I like using Tailwind CSS not only because it’s just CSS, bro™ except with utility classes, but because it already gives you a lightly opinionated system to start with. Tailwind’s defaults are well thought-out and make your styling more consistent, but can still be extended and/or overridden very easily if you wish. You’re free to design your components and build a design system (check out Class Variance Authority for that) without using cookie-cutter solutions like Bootstrap.

If you’re not keen on trying out any of the other things on this list, at the very least give Tailwind a try. Watch this great 90-minute tutorial from Brad Traversy to get started (or don’t?) and then through the Core Concepts articles in the Tailwind docs to get a feel for how utility classes can turbocharge your CSS.


I’ve already talked plenty about Prisma, and I love it. The typesafe queries are awesome, the migration tools are great, and the declarative schema language makes modeling relational data easier than ever. It’s a much better developer experience compared to database drivers and writing raw SQL statements.

Now I’ll admit, Prisma’s learning curve is a bit steep—after all, you still need to learn how to accurately represent data relationships—but it’s not too bad either. Be sure to check out my tips for getting started with Prisma, head over to the docs, and start building stuff.


NextAuth is a unique auth solution in the sense that it essentially just requires you to set it up, add your auth providers, and retrieve your auth session information from a React Context provider. It’s that simple.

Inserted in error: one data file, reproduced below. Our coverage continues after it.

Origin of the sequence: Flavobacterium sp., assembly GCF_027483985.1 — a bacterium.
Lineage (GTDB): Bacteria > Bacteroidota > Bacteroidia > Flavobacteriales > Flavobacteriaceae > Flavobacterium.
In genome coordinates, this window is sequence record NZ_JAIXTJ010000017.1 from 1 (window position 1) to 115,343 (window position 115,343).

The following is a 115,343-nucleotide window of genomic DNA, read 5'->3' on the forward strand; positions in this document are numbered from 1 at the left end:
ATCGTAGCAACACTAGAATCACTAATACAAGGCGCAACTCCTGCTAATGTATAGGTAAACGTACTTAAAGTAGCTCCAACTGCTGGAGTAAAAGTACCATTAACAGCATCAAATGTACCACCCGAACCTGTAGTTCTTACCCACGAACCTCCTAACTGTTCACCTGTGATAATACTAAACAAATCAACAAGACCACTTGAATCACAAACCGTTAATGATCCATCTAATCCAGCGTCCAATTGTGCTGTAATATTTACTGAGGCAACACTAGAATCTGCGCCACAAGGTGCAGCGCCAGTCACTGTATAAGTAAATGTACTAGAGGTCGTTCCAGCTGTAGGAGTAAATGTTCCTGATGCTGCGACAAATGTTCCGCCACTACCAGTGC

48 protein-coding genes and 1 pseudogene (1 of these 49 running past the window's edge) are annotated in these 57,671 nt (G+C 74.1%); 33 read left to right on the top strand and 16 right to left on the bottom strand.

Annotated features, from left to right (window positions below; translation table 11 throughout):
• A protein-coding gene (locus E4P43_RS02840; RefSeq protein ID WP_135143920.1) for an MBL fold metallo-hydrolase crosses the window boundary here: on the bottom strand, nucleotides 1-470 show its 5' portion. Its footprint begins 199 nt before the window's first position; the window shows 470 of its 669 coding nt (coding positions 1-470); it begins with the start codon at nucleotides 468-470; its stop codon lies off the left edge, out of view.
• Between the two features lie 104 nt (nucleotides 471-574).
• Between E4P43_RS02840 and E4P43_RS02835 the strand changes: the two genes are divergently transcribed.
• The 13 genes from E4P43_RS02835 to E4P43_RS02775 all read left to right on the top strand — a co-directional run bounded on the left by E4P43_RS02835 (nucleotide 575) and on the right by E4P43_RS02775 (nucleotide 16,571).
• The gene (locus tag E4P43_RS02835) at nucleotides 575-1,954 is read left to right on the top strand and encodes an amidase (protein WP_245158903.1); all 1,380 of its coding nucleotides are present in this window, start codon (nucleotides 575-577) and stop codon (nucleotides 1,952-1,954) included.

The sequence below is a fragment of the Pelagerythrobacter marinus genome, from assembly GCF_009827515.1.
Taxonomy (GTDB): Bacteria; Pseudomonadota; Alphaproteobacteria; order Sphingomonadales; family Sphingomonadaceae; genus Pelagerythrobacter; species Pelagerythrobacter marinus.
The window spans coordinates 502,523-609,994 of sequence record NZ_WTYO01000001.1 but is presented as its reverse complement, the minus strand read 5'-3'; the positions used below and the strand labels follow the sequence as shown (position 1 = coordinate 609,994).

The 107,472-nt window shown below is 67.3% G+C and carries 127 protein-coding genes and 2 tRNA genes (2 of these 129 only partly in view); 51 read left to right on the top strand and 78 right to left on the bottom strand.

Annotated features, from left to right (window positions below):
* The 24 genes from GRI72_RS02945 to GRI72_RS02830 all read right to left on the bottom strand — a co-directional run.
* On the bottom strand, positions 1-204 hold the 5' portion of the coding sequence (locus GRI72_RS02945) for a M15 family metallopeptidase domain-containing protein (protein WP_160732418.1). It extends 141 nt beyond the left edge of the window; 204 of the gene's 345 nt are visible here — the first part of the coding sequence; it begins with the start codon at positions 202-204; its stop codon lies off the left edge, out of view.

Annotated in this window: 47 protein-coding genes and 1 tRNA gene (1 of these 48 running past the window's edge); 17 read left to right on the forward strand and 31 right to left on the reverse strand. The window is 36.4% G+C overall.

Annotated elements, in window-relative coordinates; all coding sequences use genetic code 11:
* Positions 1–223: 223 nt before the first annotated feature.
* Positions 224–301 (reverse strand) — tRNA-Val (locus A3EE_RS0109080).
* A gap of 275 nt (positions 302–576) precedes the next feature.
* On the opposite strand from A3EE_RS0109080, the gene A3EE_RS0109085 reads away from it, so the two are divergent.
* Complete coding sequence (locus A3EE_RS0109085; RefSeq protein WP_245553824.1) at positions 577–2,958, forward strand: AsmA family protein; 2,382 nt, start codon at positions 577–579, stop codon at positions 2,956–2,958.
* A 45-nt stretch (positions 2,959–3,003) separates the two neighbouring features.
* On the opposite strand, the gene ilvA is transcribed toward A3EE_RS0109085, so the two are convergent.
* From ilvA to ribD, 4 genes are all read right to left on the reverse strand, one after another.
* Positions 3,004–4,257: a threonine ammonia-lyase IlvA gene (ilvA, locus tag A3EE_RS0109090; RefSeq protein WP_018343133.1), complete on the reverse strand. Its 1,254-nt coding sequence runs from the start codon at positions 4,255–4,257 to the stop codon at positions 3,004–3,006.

And it’s all entirely your control too, since it doesn’t rely on any 3rd-party services (other than providers, obviously) to function and properly authenticate your users. Essentially, you own your data.

NextAuth is still kinda finicky in some parts, and documentation is still a bit lacking in a few areas, such as customizing your login and error pages.

For the most part, though, NextAuth is by far the best self-hostable, React-based auth solution I’ve found so far. I recommend watching this video tutorial by Code Commerce to get you started, and then check out the official docs for reference materials and more guides.

TanStack Query

Although not technically one of the six core technologies of the T3 stack, TanStack Query (previously referred to as React Query) is used internally by tRPC as a data fetching and state management tool. It’s a really nice library that provides an opinionated but well thought-out way to fetch, cache, synchronize and update server state. Here’s a quick rundown of the main features by Fireship.

All actions in TanStack Query are referred to either as queries or mutations, kinda like GraphQL. The former refers to actions that fetch data from the server (i.e. read operations) while the latter refers to actions that alter server state (i.e. create, update and delete operations). Each action has special properties and methods that let you call the action asynchronously, monitor its status, retrieve its return data, invalidate the cached results, and much more.